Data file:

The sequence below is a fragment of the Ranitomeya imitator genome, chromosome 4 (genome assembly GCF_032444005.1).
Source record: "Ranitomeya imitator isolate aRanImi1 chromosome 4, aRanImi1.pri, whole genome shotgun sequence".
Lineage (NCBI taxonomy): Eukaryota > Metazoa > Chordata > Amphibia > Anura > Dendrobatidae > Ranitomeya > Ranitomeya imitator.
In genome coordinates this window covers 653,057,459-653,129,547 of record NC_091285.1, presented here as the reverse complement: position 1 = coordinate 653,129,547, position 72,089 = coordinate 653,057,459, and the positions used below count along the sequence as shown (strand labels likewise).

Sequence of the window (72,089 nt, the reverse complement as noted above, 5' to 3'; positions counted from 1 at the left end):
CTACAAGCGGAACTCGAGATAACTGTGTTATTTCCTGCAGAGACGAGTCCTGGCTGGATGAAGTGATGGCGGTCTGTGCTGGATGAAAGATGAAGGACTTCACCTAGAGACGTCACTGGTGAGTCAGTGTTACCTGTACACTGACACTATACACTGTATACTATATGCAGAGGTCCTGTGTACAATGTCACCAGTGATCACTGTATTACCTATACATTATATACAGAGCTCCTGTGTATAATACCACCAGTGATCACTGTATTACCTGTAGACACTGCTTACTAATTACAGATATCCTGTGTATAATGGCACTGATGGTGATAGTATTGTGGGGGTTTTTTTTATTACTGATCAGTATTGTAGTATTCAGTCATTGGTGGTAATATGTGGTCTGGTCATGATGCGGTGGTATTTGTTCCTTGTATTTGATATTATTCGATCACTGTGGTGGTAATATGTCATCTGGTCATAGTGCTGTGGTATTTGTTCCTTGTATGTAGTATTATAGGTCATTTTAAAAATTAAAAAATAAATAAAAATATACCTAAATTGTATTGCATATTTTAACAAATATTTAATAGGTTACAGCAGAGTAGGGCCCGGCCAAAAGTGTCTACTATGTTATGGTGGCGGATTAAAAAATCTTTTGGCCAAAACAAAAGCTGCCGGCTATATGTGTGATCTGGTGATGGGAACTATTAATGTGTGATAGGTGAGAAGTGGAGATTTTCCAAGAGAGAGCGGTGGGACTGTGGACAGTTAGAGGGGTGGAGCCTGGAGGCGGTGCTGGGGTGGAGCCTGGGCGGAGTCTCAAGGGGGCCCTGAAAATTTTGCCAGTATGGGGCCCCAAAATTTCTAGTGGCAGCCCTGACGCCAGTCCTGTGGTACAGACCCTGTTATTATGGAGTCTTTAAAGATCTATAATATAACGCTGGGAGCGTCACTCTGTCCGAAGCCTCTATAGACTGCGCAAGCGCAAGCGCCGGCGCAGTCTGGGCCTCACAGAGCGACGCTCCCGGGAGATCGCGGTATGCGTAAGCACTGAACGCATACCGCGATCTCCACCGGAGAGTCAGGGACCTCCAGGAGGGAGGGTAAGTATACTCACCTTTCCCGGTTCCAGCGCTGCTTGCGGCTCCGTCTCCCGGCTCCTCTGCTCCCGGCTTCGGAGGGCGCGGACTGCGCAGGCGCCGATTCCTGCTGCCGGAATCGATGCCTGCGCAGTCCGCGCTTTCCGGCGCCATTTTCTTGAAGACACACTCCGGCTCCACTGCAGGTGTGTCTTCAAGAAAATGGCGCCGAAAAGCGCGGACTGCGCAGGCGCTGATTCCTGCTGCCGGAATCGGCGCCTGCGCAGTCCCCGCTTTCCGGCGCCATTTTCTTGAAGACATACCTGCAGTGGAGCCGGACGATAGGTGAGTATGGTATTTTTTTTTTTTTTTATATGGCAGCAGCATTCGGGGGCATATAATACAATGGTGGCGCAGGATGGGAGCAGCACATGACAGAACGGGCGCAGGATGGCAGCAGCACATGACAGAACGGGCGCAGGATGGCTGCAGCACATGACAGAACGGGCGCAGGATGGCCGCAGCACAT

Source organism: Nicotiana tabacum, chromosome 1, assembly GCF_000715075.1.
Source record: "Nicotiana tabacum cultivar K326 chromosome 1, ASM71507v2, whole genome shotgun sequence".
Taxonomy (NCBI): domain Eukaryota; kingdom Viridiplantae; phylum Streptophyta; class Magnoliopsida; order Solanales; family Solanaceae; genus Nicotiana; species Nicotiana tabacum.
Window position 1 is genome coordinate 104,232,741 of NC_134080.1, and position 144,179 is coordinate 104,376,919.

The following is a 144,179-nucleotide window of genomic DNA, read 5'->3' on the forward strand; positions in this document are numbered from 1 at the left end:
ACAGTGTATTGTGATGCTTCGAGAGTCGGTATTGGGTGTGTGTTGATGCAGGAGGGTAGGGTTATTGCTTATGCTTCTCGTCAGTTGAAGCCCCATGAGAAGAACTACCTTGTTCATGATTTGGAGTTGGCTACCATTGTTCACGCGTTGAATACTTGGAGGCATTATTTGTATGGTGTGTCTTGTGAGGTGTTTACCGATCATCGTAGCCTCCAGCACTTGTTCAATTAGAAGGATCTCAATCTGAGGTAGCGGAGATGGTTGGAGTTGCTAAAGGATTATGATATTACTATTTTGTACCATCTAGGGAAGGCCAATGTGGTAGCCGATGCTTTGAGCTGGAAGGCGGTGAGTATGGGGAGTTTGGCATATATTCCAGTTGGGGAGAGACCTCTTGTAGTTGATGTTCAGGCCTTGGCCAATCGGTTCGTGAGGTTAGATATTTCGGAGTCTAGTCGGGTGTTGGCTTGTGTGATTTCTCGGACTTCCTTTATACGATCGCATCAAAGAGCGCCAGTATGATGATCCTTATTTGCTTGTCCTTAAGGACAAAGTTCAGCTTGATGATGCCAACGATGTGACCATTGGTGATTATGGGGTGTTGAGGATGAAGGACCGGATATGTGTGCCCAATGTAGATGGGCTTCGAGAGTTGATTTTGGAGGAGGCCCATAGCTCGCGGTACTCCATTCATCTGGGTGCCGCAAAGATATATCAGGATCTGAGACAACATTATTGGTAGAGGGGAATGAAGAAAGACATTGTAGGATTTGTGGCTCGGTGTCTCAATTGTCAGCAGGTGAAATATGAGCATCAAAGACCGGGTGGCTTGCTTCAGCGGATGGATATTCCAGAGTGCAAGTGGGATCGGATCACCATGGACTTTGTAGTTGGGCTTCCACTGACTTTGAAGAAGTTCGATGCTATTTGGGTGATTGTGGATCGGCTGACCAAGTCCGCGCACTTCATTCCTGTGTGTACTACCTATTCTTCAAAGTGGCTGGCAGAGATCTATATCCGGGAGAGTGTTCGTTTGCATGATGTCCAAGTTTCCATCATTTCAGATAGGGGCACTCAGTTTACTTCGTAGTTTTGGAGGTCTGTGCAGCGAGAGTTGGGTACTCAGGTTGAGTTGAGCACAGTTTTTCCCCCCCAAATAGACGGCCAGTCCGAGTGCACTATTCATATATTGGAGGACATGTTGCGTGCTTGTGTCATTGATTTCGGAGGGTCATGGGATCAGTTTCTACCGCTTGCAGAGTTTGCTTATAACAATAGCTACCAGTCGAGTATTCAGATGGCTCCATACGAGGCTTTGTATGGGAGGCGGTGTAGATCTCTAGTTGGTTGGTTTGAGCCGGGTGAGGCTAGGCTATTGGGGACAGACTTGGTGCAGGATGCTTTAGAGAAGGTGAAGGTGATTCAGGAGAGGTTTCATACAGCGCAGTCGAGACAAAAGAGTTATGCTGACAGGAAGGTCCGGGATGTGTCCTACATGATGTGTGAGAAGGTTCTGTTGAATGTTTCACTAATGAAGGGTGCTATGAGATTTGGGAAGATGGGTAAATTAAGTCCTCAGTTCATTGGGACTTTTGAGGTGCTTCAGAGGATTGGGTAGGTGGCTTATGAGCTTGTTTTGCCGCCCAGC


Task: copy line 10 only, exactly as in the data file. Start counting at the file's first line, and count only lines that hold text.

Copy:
Window position 1 is genome coordinate 104,232,741 of NC_134080.1, and position 144,179 is coordinate 104,376,919.